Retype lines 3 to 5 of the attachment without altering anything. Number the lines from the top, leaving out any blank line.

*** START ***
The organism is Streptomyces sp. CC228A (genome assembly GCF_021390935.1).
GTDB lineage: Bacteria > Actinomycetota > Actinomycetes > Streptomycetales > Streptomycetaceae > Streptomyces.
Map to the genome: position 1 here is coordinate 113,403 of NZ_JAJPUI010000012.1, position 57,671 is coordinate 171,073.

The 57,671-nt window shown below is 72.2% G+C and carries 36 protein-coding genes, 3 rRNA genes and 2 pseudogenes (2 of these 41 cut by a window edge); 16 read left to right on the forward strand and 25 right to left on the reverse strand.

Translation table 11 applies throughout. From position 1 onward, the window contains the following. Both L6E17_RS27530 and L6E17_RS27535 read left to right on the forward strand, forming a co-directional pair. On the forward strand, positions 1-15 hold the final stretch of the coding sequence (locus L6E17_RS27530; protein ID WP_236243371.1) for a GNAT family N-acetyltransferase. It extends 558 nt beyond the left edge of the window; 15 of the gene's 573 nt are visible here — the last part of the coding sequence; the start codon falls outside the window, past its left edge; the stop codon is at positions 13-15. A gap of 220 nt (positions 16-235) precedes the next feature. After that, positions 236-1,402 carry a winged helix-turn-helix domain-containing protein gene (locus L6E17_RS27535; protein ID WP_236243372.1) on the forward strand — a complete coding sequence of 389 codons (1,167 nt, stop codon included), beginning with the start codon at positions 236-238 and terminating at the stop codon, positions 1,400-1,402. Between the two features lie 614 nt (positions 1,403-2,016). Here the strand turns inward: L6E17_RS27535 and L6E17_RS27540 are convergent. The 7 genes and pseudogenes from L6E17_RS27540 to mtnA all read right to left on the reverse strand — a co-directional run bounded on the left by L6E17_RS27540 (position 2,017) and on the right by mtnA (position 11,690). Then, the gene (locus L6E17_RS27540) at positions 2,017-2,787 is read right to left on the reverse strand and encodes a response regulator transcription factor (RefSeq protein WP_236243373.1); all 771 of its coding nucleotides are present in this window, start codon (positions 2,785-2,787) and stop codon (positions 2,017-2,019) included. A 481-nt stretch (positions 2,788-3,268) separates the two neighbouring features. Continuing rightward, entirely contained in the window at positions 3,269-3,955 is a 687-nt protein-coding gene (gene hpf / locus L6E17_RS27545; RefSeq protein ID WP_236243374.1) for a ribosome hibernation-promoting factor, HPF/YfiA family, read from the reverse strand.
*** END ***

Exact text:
Map to the genome: position 1 here is coordinate 113,403 of NZ_JAJPUI010000012.1, position 57,671 is coordinate 171,073.

The 57,671-nt window shown below is 72.2% G+C and carries 36 protein-coding genes, 3 rRNA genes and 2 pseudogenes (2 of these 41 cut by a window edge); 16 read left to right on the forward strand and 25 right to left on the reverse strand.

Translation table 11 applies throughout. From position 1 onward, the window contains the following. Both L6E17_RS27530 and L6E17_RS27535 read left to right on the forward strand, forming a co-directional pair. On the forward strand, positions 1-15 hold the final stretch of the coding sequence (locus L6E17_RS27530; protein ID WP_236243371.1) for a GNAT family N-acetyltransferase. It extends 558 nt beyond the left edge of the window; 15 of the gene's 573 nt are visible here — the last part of the coding sequence; the start codon falls outside the window, past its left edge; the stop codon is at positions 13-15. A gap of 220 nt (positions 16-235) precedes the next feature. After that, positions 236-1,402 carry a winged helix-turn-helix domain-containing protein gene (locus L6E17_RS27535; protein ID WP_236243372.1) on the forward strand — a complete coding sequence of 389 codons (1,167 nt, stop codon included), beginning with the start codon at positions 236-238 and terminating at the stop codon, positions 1,400-1,402. Between the two features lie 614 nt (positions 1,403-2,016). Here the strand turns inward: L6E17_RS27535 and L6E17_RS27540 are convergent. The 7 genes and pseudogenes from L6E17_RS27540 to mtnA all read right to left on the reverse strand — a co-directional run bounded on the left by L6E17_RS27540 (position 2,017) and on the right by mtnA (position 11,690). Then, the gene (locus L6E17_RS27540) at positions 2,017-2,787 is read right to left on the reverse strand and encodes a response regulator transcription factor (RefSeq protein WP_236243373.1); all 771 of its coding nucleotides are present in this window, start codon (positions 2,785-2,787) and stop codon (positions 2,017-2,019) included. A 481-nt stretch (positions 2,788-3,268) separates the two neighbouring features. Continuing rightward, entirely contained in the window at positions 3,269-3,955 is a 687-nt protein-coding gene (gene hpf / locus L6E17_RS27545; RefSeq protein ID WP_236243374.1) for a ribosome hibernation-promoting factor, HPF/YfiA family, read from the reverse strand.